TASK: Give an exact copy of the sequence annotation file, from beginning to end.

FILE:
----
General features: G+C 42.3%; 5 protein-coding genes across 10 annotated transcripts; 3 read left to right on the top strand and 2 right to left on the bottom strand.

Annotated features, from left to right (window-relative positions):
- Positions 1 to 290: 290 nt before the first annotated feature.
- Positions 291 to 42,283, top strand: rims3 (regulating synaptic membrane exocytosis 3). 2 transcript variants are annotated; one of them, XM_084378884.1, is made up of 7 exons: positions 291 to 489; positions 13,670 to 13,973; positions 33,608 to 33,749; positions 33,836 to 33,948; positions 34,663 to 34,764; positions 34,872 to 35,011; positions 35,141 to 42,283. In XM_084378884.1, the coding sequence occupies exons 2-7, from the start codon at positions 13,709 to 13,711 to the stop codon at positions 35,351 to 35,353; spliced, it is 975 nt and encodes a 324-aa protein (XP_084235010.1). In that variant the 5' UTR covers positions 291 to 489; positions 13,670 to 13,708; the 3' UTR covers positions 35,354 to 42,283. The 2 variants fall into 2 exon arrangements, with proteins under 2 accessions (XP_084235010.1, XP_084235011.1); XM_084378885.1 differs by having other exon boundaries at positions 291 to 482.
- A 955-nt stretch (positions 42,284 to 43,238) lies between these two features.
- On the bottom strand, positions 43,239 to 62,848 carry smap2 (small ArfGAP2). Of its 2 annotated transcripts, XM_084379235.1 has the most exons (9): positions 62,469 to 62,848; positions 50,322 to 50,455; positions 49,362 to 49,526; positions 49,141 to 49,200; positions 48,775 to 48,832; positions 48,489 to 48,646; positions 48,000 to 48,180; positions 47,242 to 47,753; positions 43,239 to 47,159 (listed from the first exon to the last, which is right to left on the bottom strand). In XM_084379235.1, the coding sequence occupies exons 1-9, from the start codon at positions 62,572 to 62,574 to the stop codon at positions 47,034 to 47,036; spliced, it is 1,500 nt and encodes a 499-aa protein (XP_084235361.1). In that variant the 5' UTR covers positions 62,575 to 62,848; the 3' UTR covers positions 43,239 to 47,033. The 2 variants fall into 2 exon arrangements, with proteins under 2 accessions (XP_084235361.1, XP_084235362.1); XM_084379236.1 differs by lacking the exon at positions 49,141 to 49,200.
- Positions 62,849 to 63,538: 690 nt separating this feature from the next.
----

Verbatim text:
General features: G+C 42.3%; 5 protein-coding genes across 10 annotated transcripts; 3 read left to right on the top strand and 2 right to left on the bottom strand.

Annotated features, from left to right (window-relative positions):
- Positions 1 to 290: 290 nt before the first annotated feature.
- Positions 291 to 42,283, top strand: rims3 (regulating synaptic membrane exocytosis 3). 2 transcript variants are annotated; one of them, XM_084378884.1, is made up of 7 exons: positions 291 to 489; positions 13,670 to 13,973; positions 33,608 to 33,749; positions 33,836 to 33,948; positions 34,663 to 34,764; positions 34,872 to 35,011; positions 35,141 to 42,283. In XM_084378884.1, the coding sequence occupies exons 2-7, from the start codon at positions 13,709 to 13,711 to the stop codon at positions 35,351 to 35,353; spliced, it is 975 nt and encodes a 324-aa protein (XP_084235010.1). In that variant the 5' UTR covers positions 291 to 489; positions 13,670 to 13,708; the 3' UTR covers positions 35,354 to 42,283. The 2 variants fall into 2 exon arrangements, with proteins under 2 accessions (XP_084235010.1, XP_084235011.1); XM_084378885.1 differs by having other exon boundaries at positions 291 to 482.
- A 955-nt stretch (positions 42,284 to 43,238) lies between these two features.
- On the bottom strand, positions 43,239 to 62,848 carry smap2 (small ArfGAP2). Of its 2 annotated transcripts, XM_084379235.1 has the most exons (9): positions 62,469 to 62,848; positions 50,322 to 50,455; positions 49,362 to 49,526; positions 49,141 to 49,200; positions 48,775 to 48,832; positions 48,489 to 48,646; positions 48,000 to 48,180; positions 47,242 to 47,753; positions 43,239 to 47,159 (listed from the first exon to the last, which is right to left on the bottom strand). In XM_084379235.1, the coding sequence occupies exons 1-9, from the start codon at positions 62,572 to 62,574 to the stop codon at positions 47,034 to 47,036; spliced, it is 1,500 nt and encodes a 499-aa protein (XP_084235361.1). In that variant the 5' UTR covers positions 62,575 to 62,848; the 3' UTR covers positions 43,239 to 47,033. The 2 variants fall into 2 exon arrangements, with proteins under 2 accessions (XP_084235361.1, XP_084235362.1); XM_084379236.1 differs by lacking the exon at positions 49,141 to 49,200.
- Positions 62,849 to 63,538: 690 nt separating this feature from the next.